New vegan 'chicken' sells out in days with promise of authentic texture and taste… but can it impress our meat-loving tester
20:04 GMT, 14 June 2012
Fake meat doesn't have the sexiest reputation among foodies but a new meat alternative is fooling even the most discerning carnivores.
Beyond Meat's Veggie Chicken Strips have been flying off the shelves at Whole Foods in Northern California, with a week's supply depleted in just two days in San Francisco.
At the cutting edge of plant protein research and development, Beyond Meat products claim to have no fat, zero steroids, and no trace of hormones or antibiotics that are allegedly pumped into real poultry.
Scroll down for our verdict
Beyond Meat's Vegan Chicken Strips are so indistinguishable from the real deal, the product has been selling out at San Francisco's Whole Foods
Whole Foods' coordinator Mathew Mestemacher admitted to ABC that the brand's immediate popularity was unexpected: 'We're a little taken aback. The response is overwhelming.'
Vegetable protein is the key ingredient in Beyond Meat products, as a combination of soy and pea-powder, carrot fiber and gluten-free flour is heated, cooled and subjected to pressure before being formed into strips.
As well as chicken, the concoction can imitate beef, pork and fish, Beyond Meat founder, Ethan Brown explained.
The process that 'takes plant proteins and re-aligns them to mimic the appearance and the mouth-feel of animal proteins,' was developed over a number of years in collaboration with university bio-engineer professors.
Today the $340 fake meat market is slowly but steadily on the rise growing about five per cent yearly, according to research firm Mintel.
Mr Brown is not necessarily looking
to preach to the converted, though – instead he wants to capture the
attention of the non-converts with his healthy and resource efficient alternative.
Proof: A nutritional chart shows how healthy the ingredients of Beyond Meat's vegan chicken strips are
According to the company website, as a child, he learned about animal-based agriculture at his father's dairy farm in western Maryland and subsequently grew up wondering if people would really continue to eat animals if 'a delicious and perfect plant-based replication of meat existed'.
Certainly he has managed to convince New York Times food columnist Mark Bittman that meat cab be fabricated with undetectable results.
After sampling the false chicken, he wrote: 'On its own, Brown's “chicken” – produced to mimic boneless, skinless breast – looks like a decent imitation, and the way it shreds is amazing.'
In a burrito he went on to say, 'you won't know the difference between that and chicken. I didn't, at least, and this is the kind of thing I do for a living.'
Better than even the taste though, perhaps, is the price that could sway even the most enthusiastic carnivores.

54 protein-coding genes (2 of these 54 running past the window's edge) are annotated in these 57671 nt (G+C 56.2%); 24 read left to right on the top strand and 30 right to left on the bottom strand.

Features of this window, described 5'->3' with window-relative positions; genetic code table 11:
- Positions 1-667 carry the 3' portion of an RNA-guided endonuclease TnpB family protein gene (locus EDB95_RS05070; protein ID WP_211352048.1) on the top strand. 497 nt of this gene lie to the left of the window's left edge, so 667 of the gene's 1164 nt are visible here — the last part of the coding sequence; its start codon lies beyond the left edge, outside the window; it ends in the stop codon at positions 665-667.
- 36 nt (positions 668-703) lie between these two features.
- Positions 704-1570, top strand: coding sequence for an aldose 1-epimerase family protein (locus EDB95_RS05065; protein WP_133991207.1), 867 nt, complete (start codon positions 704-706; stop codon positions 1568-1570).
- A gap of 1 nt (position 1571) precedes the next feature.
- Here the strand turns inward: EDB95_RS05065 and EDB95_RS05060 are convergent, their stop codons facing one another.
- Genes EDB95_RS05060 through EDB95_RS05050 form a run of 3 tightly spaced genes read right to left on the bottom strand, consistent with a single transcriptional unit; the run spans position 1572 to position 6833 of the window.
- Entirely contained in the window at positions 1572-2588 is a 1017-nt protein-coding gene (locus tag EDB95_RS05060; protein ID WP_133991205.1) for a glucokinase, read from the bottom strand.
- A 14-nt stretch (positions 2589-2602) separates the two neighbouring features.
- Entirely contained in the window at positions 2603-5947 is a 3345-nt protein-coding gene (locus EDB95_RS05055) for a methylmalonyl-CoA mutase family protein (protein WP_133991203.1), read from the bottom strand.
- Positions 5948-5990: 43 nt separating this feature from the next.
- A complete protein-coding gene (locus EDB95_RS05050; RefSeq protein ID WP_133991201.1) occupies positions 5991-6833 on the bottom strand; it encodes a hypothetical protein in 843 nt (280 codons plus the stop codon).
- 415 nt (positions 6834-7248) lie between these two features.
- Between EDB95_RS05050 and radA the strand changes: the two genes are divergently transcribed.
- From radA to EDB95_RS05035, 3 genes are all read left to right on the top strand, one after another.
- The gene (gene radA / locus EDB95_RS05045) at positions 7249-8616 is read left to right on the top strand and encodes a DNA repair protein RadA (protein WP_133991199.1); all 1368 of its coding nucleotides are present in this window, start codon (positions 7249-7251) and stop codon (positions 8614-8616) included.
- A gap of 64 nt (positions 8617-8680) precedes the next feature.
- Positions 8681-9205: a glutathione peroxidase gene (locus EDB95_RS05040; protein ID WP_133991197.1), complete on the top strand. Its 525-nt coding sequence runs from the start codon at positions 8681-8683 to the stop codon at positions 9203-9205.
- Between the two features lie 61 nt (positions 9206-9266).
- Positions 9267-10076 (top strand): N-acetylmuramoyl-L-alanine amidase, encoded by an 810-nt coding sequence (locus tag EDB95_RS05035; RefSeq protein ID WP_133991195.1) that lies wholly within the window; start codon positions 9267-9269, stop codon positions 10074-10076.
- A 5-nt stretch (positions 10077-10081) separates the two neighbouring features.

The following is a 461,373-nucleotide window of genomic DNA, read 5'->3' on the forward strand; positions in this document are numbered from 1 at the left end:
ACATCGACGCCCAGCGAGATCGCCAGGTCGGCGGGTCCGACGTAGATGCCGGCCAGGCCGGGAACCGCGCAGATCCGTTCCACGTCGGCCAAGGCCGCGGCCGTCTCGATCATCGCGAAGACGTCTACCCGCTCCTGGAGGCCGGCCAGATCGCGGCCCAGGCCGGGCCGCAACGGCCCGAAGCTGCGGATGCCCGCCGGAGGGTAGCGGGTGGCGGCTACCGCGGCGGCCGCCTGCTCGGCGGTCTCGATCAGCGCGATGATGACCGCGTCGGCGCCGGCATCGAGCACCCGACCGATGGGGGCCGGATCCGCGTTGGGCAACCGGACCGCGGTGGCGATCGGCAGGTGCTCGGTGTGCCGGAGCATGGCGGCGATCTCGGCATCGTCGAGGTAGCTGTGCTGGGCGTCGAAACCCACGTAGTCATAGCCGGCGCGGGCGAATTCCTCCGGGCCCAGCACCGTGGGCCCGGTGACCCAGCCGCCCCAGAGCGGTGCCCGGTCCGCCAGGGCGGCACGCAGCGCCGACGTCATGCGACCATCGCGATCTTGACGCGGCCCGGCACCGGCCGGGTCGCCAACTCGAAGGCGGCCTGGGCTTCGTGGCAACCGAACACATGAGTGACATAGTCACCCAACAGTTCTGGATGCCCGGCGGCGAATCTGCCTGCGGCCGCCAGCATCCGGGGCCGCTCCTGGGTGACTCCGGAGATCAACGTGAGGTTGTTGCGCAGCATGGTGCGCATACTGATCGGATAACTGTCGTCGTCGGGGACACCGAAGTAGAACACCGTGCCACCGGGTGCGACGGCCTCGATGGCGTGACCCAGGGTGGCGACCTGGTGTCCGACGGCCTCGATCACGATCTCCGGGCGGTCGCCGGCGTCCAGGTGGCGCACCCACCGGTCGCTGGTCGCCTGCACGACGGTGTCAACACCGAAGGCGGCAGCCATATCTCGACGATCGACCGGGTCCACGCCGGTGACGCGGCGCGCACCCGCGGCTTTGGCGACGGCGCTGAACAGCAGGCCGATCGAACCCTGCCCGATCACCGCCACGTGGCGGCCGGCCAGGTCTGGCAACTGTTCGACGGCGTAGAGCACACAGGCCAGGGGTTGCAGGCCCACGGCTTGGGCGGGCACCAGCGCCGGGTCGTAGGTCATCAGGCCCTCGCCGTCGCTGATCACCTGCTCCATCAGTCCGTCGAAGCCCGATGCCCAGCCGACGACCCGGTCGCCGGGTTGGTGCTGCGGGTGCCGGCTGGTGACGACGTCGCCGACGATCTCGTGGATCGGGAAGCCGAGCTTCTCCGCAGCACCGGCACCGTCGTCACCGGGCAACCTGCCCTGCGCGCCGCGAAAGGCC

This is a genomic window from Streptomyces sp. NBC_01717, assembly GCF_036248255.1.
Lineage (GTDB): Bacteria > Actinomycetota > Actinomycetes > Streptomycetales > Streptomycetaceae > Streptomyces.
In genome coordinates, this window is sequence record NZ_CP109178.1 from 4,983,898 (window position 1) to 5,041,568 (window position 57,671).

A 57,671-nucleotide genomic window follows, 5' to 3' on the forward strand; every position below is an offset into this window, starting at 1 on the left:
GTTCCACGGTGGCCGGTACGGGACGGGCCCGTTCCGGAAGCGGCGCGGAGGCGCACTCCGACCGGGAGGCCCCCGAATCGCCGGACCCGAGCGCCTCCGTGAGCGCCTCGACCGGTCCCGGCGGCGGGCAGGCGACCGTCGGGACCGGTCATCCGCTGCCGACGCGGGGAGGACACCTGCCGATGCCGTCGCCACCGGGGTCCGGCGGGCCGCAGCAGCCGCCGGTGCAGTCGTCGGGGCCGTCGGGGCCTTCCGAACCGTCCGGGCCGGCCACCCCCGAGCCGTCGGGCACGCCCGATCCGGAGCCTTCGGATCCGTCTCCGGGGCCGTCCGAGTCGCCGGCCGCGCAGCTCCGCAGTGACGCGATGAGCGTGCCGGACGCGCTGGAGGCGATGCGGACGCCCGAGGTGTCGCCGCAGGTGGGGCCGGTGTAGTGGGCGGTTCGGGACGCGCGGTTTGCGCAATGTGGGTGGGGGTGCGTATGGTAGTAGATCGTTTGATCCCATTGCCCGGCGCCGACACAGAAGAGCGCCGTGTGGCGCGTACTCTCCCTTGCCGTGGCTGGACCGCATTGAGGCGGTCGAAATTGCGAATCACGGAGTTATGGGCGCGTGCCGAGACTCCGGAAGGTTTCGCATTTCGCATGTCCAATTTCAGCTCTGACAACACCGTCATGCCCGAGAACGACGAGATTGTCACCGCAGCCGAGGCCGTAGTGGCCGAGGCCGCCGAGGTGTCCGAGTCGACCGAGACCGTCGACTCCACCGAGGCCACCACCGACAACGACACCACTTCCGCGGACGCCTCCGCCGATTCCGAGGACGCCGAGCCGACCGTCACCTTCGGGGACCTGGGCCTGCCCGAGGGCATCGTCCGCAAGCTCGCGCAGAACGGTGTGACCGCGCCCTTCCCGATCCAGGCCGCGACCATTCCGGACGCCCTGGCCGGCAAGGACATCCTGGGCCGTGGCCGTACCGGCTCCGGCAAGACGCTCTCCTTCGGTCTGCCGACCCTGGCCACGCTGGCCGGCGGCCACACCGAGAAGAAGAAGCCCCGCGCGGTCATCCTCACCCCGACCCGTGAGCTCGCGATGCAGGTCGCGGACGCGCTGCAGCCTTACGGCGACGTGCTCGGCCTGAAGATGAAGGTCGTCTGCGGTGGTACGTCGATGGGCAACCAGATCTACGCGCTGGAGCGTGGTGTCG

While Beyond Meat is still experimenting with price points Mr Brown explained: 'Our goal is to have the price be at the lower end of the other meat-substitutes and below the price of meat.'
But don't get too excited to run to your local Whole Foods just yet as the product is still only available in Northern California branches and at Roots Market in western Maryland.
That is unless demand remains as high, said Mr Mestemacher: 'If we continue to see this kind of excitement, we're not going to wait two months to roll it out. It could be two weeks.'
SO WHAT DOES BEYOND MEAT 'CHICKEN' TASTE LIKE
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Convincing: Our tester's housemates were fooled into thinking Beyond Meat's 'chicken' was the real deal
It there is one thing San Francisco loves, it is food, and particularly vegan food. From the food trucks across the city to the huge number of vegan cafes and juice bars, it’s no surprise that the latest meat alternative was developed and is being tested here.
In fact, Beyond Meat has been so popular after just a few days on sale at handful of Whole Foods stores, finding some was a big challenge.
However, after a few cab rides across the city, I was able to secure two salads made with it – a chicken curry, and a grape and walnut salad.
The cost is roughly the same as a normal salad at the store, around $5 for a small tub, and to the naked eye, they look absolutely identical.
The Beyond Meat is cut into randomly shaped small chunks, and does looks exactly like normal chicken strips.
Biting into it also, uniquely among meat substitutes, really does feel like chicken. The texture, and the way it disintegrates in your mouth is absolutely identical, and for a confirmed meat eater like myself its a rather odd sensation.
However, the one slight giveaway is the taste. As the old joke goes, it does taste like chicken – but in this case, very bland chicken.
At Whole Foods, where staff told me they had been inundated with customers asking for it, staff said that strong flavours were key to their initial recipes, so chicken curry and the salad I tried are the perfect combination.
In fact, the grape and walnut salad was my favourite, the Beyond Meat being masked by celery, grapes, walnuts and dressing.
In the right recipe, it is absolutely indistinguishable from real chicken, and my housemates were entirely fooled by it. For vegans who miss meat, it could be a godsend. With a beef version on the way later this year, who knows – maybe we will all be biting into it soon.